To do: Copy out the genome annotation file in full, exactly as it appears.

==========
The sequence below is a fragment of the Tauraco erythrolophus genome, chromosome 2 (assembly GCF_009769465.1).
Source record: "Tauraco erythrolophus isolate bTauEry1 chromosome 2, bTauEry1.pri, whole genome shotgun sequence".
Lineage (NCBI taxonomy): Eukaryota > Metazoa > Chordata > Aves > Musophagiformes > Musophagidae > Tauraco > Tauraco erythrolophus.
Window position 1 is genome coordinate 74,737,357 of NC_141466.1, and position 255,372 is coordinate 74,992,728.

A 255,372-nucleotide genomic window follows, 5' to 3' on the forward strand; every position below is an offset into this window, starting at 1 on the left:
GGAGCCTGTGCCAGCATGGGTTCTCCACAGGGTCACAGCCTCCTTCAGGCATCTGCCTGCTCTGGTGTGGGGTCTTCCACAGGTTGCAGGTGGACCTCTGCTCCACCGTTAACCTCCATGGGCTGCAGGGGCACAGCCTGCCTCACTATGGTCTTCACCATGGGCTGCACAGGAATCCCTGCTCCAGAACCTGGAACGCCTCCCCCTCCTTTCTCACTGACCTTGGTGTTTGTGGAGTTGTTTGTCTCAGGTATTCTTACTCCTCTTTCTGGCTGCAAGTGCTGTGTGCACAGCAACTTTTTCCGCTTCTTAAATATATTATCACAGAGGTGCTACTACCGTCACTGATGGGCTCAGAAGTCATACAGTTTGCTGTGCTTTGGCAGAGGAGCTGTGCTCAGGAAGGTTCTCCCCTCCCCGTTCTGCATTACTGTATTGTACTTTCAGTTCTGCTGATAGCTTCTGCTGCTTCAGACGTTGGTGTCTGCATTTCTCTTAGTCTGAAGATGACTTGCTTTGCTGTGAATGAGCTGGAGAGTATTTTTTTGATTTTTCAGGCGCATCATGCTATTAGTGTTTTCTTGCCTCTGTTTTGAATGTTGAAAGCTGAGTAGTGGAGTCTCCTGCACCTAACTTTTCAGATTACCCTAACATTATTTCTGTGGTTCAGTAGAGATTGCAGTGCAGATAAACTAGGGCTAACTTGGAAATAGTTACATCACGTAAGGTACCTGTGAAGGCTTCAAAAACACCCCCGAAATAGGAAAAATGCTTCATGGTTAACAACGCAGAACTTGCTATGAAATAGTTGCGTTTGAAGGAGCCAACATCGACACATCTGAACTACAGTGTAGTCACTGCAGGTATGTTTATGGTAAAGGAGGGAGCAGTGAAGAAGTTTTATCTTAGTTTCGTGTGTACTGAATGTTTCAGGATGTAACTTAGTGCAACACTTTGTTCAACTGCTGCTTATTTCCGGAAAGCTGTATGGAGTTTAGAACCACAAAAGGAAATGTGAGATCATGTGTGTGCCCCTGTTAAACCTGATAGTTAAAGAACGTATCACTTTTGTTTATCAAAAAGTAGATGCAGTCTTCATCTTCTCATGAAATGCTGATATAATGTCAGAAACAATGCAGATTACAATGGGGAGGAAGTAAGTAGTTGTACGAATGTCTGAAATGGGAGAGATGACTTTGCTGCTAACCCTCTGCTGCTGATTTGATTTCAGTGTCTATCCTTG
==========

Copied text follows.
The sequence below is a fragment of the Tauraco erythrolophus genome, chromosome 2 (assembly GCF_009769465.1).
Source record: "Tauraco erythrolophus isolate bTauEry1 chromosome 2, bTauEry1.pri, whole genome shotgun sequence".
Lineage (NCBI taxonomy): Eukaryota > Metazoa > Chordata > Aves > Musophagiformes > Musophagidae > Tauraco > Tauraco erythrolophus.
Window position 1 is genome coordinate 74,737,357 of NC_141466.1, and position 255,372 is coordinate 74,992,728.

A 255,372-nucleotide genomic window follows, 5' to 3' on the forward strand; every position below is an offset into this window, starting at 1 on the left:
GGAGCCTGTGCCAGCATGGGTTCTCCACAGGGTCACAGCCTCCTTCAGGCATCTGCCTGCTCTGGTGTGGGGTCTTCCACAGGTTGCAGGTGGACCTCTGCTCCACCGTTAACCTCCATGGGCTGCAGGGGCACAGCCTGCCTCACTATGGTCTTCACCATGGGCTGCACAGGAATCCCTGCTCCAGAACCTGGAACGCCTCCCCCTCCTTTCTCACTGACCTTGGTGTTTGTGGAGTTGTTTGTCTCAGGTATTCTTACTCCTCTTTCTGGCTGCAAGTGCTGTGTGCACAGCAACTTTTTCCGCTTCTTAAATATATTATCACAGAGGTGCTACTACCGTCACTGATGGGCTCAGAAGTCATACAGTTTGCTGTGCTTTGGCAGAGGAGCTGTGCTCAGGAAGGTTCTCCCCTCCCCGTTCTGCATTACTGTATTGTACTTTCAGTTCTGCTGATAGCTTCTGCTGCTTCAGACGTTGGTGTCTGCATTTCTCTTAGTCTGAAGATGACTTGCTTTGCTGTGAATGAGCTGGAGAGTATTTTTTTGATTTTTCAGGCGCATCATGCTATTAGTGTTTTCTTGCCTCTGTTTTGAATGTTGAAAGCTGAGTAGTGGAGTCTCCTGCACCTAACTTTTCAGATTACCCTAACATTATTTCTGTGGTTCAGTAGAGATTGCAGTGCAGATAAACTAGGGCTAACTTGGAAATAGTTACATCACGTAAGGTACCTGTGAAGGCTTCAAAAACACCCCCGAAATAGGAAAAATGCTTCATGGTTAACAACGCAGAACTTGCTATGAAATAGTTGCGTTTGAAGGAGCCAACATCGACACATCTGAACTACAGTGTAGTCACTGCAGGTATGTTTATGGTAAAGGAGGGAGCAGTGAAGAAGTTTTATCTTAGTTTCGTGTGTACTGAATGTTTCAGGATGTAACTTAGTGCAACACTTTGTTCAACTGCTGCTTATTTCCGGAAAGCTGTATGGAGTTTAGAACCACAAAAGGAAATGTGAGATCATGTGTGTGCCCCTGTTAAACCTGATAGTTAAAGAACGTATCACTTTTGTTTATCAAAAAGTAGATGCAGTCTTCATCTTCTCATGAAATGCTGATATAATGTCAGAAACAATGCAGATTACAATGGGGAGGAAGTAAGTAGTTGTACGAATGTCTGAAATGGGAGAGATGACTTTGCTGCTAACCCTCTGCTGCTGATTTGATTTCAGTGTCTATCCTTG